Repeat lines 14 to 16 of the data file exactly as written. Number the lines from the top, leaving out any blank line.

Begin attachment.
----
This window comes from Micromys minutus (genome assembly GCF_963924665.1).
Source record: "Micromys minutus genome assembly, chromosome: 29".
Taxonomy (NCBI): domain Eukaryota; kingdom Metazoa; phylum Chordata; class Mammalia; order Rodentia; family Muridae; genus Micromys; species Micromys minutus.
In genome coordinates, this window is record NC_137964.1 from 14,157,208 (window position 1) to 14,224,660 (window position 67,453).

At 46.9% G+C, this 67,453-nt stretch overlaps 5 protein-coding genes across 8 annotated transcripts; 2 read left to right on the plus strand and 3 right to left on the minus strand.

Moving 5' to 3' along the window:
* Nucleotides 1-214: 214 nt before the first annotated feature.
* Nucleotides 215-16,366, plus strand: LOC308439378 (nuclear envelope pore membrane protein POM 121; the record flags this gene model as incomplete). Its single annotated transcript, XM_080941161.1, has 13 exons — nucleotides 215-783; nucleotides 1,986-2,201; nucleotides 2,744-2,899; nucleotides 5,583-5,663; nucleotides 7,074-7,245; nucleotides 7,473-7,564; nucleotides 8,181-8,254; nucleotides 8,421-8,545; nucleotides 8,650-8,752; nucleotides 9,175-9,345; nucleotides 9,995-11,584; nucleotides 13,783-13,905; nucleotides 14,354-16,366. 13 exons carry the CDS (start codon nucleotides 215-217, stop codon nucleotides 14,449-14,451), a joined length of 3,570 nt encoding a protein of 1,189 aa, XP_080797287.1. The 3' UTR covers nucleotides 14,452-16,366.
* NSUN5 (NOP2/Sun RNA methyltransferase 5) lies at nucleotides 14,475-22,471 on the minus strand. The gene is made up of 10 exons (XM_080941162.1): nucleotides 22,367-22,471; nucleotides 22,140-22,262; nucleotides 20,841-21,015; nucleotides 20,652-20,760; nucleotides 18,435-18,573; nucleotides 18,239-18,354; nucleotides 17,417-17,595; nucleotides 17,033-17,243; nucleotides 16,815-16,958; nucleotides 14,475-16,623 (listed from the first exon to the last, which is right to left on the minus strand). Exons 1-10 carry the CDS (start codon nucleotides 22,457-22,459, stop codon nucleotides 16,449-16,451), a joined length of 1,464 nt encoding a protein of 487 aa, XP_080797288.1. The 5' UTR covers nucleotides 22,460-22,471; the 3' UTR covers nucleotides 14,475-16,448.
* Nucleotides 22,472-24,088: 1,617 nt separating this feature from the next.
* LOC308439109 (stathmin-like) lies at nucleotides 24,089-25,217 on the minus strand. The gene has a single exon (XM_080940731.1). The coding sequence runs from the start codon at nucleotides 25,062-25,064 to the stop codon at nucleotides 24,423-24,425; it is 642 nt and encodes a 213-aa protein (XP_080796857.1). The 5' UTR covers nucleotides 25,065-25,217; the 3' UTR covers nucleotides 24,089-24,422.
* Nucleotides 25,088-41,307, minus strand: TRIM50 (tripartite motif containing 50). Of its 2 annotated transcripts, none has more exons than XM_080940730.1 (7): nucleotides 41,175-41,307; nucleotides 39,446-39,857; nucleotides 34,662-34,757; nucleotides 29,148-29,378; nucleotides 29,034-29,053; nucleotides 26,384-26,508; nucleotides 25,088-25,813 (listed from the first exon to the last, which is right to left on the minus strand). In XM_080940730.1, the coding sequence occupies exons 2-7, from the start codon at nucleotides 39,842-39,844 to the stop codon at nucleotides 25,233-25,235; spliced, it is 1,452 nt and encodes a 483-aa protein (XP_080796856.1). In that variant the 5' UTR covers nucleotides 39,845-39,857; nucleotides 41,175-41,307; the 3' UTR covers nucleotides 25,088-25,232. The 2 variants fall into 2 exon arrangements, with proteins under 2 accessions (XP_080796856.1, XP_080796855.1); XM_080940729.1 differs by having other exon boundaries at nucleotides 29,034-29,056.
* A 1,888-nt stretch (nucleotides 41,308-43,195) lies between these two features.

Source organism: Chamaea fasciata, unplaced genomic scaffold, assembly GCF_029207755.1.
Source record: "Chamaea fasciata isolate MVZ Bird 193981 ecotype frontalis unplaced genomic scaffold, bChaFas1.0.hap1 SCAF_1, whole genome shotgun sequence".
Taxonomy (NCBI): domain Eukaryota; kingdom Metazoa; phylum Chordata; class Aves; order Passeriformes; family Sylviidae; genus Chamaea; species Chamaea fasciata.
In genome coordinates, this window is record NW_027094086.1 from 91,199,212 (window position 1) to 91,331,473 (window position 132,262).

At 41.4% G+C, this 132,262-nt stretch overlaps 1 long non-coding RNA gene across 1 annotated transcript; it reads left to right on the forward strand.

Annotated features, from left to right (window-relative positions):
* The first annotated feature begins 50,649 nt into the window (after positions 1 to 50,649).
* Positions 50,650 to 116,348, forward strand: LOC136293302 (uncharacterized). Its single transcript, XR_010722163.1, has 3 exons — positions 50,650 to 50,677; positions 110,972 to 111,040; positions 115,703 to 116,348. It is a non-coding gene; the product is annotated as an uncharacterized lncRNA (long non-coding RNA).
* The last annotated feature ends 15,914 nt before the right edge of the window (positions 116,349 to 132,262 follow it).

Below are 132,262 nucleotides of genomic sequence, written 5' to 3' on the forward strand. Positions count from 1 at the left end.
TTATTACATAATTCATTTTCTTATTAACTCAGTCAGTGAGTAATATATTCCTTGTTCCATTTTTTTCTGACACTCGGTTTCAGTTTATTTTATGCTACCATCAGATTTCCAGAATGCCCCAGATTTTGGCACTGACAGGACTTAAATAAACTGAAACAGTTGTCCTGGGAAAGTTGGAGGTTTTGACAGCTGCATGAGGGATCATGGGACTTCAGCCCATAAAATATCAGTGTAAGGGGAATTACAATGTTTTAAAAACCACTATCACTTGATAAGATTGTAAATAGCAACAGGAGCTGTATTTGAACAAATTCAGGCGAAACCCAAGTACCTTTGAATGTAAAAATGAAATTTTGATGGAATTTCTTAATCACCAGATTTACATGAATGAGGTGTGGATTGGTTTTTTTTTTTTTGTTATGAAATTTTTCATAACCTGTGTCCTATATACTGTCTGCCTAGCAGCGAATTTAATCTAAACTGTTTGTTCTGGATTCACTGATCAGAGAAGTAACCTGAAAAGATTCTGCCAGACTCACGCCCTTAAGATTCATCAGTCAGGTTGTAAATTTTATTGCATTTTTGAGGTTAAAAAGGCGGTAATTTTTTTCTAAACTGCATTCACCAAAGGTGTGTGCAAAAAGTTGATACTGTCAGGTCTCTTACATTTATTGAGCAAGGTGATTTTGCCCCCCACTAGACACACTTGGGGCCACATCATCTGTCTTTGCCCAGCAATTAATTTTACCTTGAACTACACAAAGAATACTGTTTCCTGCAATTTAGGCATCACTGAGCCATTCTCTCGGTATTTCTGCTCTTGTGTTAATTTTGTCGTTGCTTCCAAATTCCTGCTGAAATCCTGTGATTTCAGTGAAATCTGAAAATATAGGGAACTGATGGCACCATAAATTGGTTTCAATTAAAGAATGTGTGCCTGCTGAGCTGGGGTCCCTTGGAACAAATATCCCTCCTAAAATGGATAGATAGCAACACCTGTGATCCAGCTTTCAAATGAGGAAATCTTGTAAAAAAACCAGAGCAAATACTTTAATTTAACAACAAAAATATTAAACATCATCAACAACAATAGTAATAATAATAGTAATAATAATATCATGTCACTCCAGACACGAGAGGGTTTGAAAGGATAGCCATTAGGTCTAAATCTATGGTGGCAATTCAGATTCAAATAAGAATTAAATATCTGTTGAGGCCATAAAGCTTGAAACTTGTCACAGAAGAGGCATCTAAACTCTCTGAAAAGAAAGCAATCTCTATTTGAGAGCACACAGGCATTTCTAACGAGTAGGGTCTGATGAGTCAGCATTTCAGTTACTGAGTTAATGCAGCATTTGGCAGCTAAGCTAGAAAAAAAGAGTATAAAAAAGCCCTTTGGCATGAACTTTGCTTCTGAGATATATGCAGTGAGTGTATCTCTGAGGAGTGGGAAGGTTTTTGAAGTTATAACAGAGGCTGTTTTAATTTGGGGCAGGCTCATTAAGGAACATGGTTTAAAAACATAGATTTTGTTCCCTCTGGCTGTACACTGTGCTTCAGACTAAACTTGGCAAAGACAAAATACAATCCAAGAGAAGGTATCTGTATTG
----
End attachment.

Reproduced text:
Source organism: Chamaea fasciata, unplaced genomic scaffold, assembly GCF_029207755.1.
Source record: "Chamaea fasciata isolate MVZ Bird 193981 ecotype frontalis unplaced genomic scaffold, bChaFas1.0.hap1 SCAF_1, whole genome shotgun sequence".
Taxonomy (NCBI): domain Eukaryota; kingdom Metazoa; phylum Chordata; class Aves; order Passeriformes; family Sylviidae; genus Chamaea; species Chamaea fasciata.